How We Do It in Germany – an Introduction

A few years ago I had a ticket to attend a panel discussion with Stephen Schwartz and a couple of German ‘musical theatre experts’ in Berlin. I had the flu and wasn’t feeling all that well, but I went anyway – because, well: Stephen Schwartz.

The space where the discussion was held was the set of a current new musical performed by the students graduating from the musical theatre programme of Berlin’s university of the arts. All of that was at Neuköllner Oper – an off-theatre space with a rough, wild vibe. It is known for original productions – contemporary operas, musical theatre projects and said graduation shows. In a way you could imagine Neuköllner Oper as one of the hotspots of new musical theatre in Germany.

However – what I remember most about this discussion is that suddenly everyone in this panel was eager to answer Schwartz’ question about new German musical theatre. The answers varied from “We definitely should start doing more original productions!” and “But the writers don’t know who to work with!” to “We kind of don’t have enough good writers!” The answer I remember most clearly was: “The opera house in St. Gallen [which is not in Germany, but in the German-speaking part of Switzerland] is producing a new musical – Frank Wildhorn is writing it!” Clearly everyone was very excited about that fact. Except for Stephen Schwartz. His very un-excited yet very on the spot answer was: “Why are you getting Frank Wildhorn to do this – and not someone German?”

Well, Frank Wildhorn wrote The Count of Monte Cristo and it was a hit (in St. Gallen) and it has been produced several times in Germany ever since. This year a new collaboration between him and the opera house of St. Gallen opened, Artus Excalibur. Still not the German Stephen Schwartz asked for.

Not that there aren’t any new musicals by German writers. Just go back to 1992 when the musical Elisabeth about famous empress ‘Sissi’ of Austria by Michael Kunze (remember when Dance of the Vampires flopped on Broadway? He wrote the book) and Sylvester Levay opened in Vienna. It is probably one of the most successful German musicals – although Vienna (again) is not in Germany. For the last 22 year it more or less has been playing different theatre in several European and Asian countries. The same team later wrote Rebecca, which again opened in Vienna, came to Germany, wasn’t a huge success and then aimed for Broadway, but the producer was dead – or, better: Has he ever been alive?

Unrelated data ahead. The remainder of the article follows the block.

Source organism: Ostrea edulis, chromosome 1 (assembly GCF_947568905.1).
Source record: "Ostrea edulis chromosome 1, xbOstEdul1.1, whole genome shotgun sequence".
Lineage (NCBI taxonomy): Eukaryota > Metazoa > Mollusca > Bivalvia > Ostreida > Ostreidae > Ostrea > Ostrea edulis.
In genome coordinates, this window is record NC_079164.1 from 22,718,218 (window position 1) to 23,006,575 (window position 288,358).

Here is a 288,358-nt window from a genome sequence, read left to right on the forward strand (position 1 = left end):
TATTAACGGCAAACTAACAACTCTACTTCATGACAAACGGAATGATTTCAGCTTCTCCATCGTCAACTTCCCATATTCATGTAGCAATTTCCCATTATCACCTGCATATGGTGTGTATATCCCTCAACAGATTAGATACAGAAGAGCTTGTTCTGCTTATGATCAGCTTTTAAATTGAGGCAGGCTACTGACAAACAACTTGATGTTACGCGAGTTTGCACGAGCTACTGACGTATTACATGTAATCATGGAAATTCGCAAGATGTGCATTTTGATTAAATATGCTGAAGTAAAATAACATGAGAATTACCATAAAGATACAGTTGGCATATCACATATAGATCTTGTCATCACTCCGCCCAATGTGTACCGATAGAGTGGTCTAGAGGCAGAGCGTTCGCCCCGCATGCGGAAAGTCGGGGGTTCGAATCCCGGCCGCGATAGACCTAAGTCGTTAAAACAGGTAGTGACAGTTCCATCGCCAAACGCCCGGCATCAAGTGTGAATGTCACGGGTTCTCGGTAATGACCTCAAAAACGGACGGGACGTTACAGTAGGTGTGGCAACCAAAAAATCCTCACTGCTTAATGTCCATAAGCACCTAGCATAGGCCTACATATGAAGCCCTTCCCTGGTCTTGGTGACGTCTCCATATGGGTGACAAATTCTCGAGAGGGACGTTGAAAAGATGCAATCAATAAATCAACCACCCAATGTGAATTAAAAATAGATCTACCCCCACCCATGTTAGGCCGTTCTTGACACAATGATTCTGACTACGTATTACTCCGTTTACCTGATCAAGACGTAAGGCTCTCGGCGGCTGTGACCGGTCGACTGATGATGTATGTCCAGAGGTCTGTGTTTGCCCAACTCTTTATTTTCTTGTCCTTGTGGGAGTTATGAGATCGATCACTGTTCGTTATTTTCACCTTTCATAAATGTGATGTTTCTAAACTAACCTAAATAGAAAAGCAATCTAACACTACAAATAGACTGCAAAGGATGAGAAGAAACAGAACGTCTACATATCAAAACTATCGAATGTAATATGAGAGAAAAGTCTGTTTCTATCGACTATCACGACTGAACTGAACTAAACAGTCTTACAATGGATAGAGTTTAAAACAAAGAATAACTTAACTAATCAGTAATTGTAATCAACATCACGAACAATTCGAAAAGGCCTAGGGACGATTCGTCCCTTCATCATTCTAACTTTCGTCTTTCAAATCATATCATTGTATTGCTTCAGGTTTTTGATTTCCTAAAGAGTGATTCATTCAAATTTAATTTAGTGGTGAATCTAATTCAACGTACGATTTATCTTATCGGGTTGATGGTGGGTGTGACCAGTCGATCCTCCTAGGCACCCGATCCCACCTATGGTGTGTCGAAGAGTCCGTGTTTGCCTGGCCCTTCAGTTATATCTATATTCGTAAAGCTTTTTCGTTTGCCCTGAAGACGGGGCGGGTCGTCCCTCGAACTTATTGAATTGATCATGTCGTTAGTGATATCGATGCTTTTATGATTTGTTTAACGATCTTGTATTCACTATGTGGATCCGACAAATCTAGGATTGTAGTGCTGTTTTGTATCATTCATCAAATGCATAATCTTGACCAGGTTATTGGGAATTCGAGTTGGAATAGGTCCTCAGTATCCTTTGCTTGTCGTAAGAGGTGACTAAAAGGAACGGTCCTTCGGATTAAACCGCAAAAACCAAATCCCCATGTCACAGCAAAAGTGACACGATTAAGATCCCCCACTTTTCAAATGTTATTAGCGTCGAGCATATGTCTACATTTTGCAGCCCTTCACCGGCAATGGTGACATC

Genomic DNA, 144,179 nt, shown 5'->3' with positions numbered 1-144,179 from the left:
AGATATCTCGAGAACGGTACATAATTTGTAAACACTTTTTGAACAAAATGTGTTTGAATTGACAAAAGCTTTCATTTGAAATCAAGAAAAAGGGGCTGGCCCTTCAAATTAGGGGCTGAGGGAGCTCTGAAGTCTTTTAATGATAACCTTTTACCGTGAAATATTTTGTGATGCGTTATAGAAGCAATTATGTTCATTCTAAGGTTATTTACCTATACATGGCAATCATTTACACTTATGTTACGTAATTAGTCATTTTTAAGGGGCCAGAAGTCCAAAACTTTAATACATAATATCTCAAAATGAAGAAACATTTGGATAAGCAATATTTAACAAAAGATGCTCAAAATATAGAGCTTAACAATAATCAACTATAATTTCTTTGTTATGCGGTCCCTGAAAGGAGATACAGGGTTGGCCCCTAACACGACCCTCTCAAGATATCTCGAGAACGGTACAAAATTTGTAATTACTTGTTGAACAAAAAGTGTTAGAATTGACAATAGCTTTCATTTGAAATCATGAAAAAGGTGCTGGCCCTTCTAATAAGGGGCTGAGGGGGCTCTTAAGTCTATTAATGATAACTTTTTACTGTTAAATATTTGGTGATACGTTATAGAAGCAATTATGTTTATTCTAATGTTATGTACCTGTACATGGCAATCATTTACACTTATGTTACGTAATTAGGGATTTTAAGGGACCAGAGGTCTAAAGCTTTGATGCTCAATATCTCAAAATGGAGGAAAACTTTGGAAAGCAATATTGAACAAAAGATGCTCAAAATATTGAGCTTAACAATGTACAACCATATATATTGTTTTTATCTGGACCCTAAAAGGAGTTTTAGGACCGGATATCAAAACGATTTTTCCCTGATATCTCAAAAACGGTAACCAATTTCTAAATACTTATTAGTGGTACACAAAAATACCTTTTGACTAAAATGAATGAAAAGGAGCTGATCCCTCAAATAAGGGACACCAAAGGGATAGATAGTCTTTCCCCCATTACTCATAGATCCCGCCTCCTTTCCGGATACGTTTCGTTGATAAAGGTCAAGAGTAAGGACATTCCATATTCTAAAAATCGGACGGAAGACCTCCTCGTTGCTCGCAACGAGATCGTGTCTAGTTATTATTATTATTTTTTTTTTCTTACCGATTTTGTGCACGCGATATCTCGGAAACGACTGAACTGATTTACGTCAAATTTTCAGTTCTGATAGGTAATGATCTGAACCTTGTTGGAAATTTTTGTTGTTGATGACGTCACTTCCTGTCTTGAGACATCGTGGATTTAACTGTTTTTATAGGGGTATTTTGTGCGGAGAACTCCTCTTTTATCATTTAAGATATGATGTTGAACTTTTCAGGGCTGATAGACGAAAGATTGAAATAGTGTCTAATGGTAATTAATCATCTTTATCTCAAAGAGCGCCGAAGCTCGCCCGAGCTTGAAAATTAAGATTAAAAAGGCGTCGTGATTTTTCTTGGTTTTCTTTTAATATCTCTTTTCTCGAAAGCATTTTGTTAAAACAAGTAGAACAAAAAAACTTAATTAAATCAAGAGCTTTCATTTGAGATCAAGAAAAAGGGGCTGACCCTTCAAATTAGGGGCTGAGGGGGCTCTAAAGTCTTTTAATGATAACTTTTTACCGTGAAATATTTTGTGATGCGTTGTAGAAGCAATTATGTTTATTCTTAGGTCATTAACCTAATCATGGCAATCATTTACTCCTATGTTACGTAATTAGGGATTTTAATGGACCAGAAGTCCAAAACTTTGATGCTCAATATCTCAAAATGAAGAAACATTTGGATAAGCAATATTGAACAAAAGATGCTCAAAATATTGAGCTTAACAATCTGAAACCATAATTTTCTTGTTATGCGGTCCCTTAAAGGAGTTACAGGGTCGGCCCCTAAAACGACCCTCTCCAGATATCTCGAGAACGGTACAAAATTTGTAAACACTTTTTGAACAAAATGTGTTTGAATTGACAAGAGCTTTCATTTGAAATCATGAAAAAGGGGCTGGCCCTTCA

Watch this video on YouTube.

Elisabeth in Vienna.

And even before 1992 there was a kind of German musical – at GRIPS Theater in Berlin, a famous left-wing children’s theatre, a very Berlin-ish musical came to life in the mid-80’s. Linie 1 [Line 1] is set in Berlin in said mid-80’s and telling the story of a girl coming from Western Germany and meeting all these crazy people on the subway line 1.

So we have German productions and we even try to get them shown in other countries, but then again: How many do we have?

Since this answer Stephen Schwartz gave in Neuköllner Oper, almost four years have passed and rather a lot has happened here. Hamburg became the place of Rocky’s out of town try-out and a number of smaller scale more or less original German musicals opened throughout the country. For example, the very charming Die Tagebücher von Adam und Eva [The Diaries of Adam and Eve], loosely based on Mark Twain’s short story Eve’s Diary, had several productions following the original one in Berlin. There was an open stage event happening every two to three month where writers could show their works to potential audiences and experts giving feedback – and last fall the Deutsche Musicalakademie [German Academy for Musical Theatre, a mixture of Drama League and Dramatists Guild] was founded.

But still most of most of the larger scale musical productions are produced by the German branch of Joop van den Ende’s Stage Entertainment while probably the most played musical in regional theatre probably is Les Miserables followed by Jekyll & Hyde.

Why is that? Let’s try to explore that over the next couple of posts from Germany!

Watch this video on YouTube.

A song from Die Tagebücher von Adam und Eva. Skip to around 1:00 to hear the song.

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